Steamboat High School’s culture and climate task force expanding to permanent, districtwide committee

The Steamboat Springs School District Culture and Climate Task Force is looking for more people to serve as it transitions from a temporary task force to a permanent committee.

Born out of recommendations after a January 2020 investigation into alleged mishandling of claims of sexual harassment by Steamboat Springs High School administration, the task force has been operating for about 20 months and is looking to take the next step.

“Every year, in some way, the climate and culture changes in a school because one group of students cycles out and another group cycles in,” said Lisel Petis, former executive director of Advocates of Routt County and a community member on the task force. “We actually chatted from the first day how important it was to have the entire district involved.”

In August, the task force presented five goals to the Steamboat Springs Board of Education, with the first being to restructure into a districtwide standing committee that includes students, staff, parents and other community members with no direct connection to the district.

The group aims to have 20 members, with adult positions lasting two years and student positions lasting one year and the option to participate for a second.

“You can’t be working on climate and culture just all of a sudden when kids turn 13,” Petis said. “They bring that climate and culture from their previous experience and previous schools with them.”

Other goals for the committee include conducting an environmental scan of the culture and climate across the district during this school year, adding a high school course-focused healthy relationships, help launch a peer program at the high school and consider adding an amnesty clause to remove barriers to reporting sexual and other misconduct in the school.

“Really what we have done to date is we’ve gotten the approval to move ahead on several projects that are coming up this year, are approved to move forward on that, I think, are where we’re really going to have our impact,” said Jammie Sabin, a member of the task force who has had three daughters in the district.

Sabin said he was particularly excited about the peer program, where students will work together to discuss issues ranging from bullying to sexual harassment and assault.

The environmental scan will be done routinely, conducted by a third party and include interviews with students and staff, as well as surveys, Sabin said.

“Really gathering actual qualitative and quantitative data to measure what’s going well and what’s not,” said Meghan Hanson-Peters, a social studies teacher in the district and member of the task force.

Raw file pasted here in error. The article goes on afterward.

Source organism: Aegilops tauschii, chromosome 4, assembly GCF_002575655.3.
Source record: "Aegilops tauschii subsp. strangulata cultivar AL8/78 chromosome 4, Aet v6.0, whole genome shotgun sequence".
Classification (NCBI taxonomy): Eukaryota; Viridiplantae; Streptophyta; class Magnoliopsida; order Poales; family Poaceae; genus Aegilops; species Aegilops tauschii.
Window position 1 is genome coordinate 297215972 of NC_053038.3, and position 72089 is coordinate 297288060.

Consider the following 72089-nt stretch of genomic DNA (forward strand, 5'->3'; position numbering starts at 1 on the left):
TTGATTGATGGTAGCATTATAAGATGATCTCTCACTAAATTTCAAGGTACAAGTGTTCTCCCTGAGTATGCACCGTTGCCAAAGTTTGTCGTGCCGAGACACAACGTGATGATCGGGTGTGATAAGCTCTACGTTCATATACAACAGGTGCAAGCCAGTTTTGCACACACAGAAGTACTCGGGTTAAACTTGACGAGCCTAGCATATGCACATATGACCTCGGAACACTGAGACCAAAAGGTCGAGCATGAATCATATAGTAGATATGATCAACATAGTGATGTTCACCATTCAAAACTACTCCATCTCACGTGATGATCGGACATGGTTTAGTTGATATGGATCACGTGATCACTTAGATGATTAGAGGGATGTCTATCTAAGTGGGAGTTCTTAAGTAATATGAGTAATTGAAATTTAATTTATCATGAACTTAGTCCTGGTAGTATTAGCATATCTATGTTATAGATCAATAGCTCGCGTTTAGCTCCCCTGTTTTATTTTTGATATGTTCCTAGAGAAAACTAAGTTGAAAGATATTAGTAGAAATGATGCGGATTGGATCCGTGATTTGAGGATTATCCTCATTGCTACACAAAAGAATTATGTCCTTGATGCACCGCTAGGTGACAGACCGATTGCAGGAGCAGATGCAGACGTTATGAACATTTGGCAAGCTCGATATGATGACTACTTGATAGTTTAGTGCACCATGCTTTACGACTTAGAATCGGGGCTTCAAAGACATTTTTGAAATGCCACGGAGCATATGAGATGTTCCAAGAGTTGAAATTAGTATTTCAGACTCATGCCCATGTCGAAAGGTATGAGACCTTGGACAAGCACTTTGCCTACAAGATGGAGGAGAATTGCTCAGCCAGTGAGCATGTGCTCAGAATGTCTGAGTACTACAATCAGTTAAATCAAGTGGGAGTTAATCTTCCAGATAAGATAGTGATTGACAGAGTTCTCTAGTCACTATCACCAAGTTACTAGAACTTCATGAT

Sabin said the goal of the scan is “getting a feel for what the concerns of the kids are at the moment so that we can try to put systems in place to help them.”

Not everyone believes the task force has done enough, fast enough in response to the investigation, and Sabin said when he joined he wanted to see action right away.

“I see having spent the time on it, if you’re going to try and not put a Band-Aid on something but actually try to really make substantive changes. It takes a lot of planning, it takes a lot of coordination,” Sabin said. “Now, we’re on the cusp of starting to enact some real changes in the coming year, and that’s what I’m excited about.”

Some students are planning a protest during parent-teacher conferences Thursday, saying they don’t believe enough has been done to address the issue.

“Super proud to hear that they’re doing it; I’m a huge fan of people empowering their own voices,” Petis said. “But really, I would love to see them get involved in the committee. That’s where they could make a lot of change.”

Petis said the school board and district administration have been very committed to the task force’s work, and she feels that if a time comes when the district needs to pay a person to manage this, the board would support it.

“I’m hoping that that can be a pretty easy ask,” Petis said. “Just to have the buy-in for (the environmental scan) means that the district is open. They’re not just going to be hiding these things and that they are open to making sure that students are being taken care of.”

Hanson-Peters said they are looking for people to join the committee who represent different facets of the community, are open-minded and who support building a culture and climate of respect, trust and safety in the district.

“Somebody who can make the time commitment, who will speak up in meetings, and then I think we’re certainly looking for diverse perspectives,” Petis said about who they are looking for on the committee, “… so that when we’re looking at solutions, it’s not just one voice saying it.”

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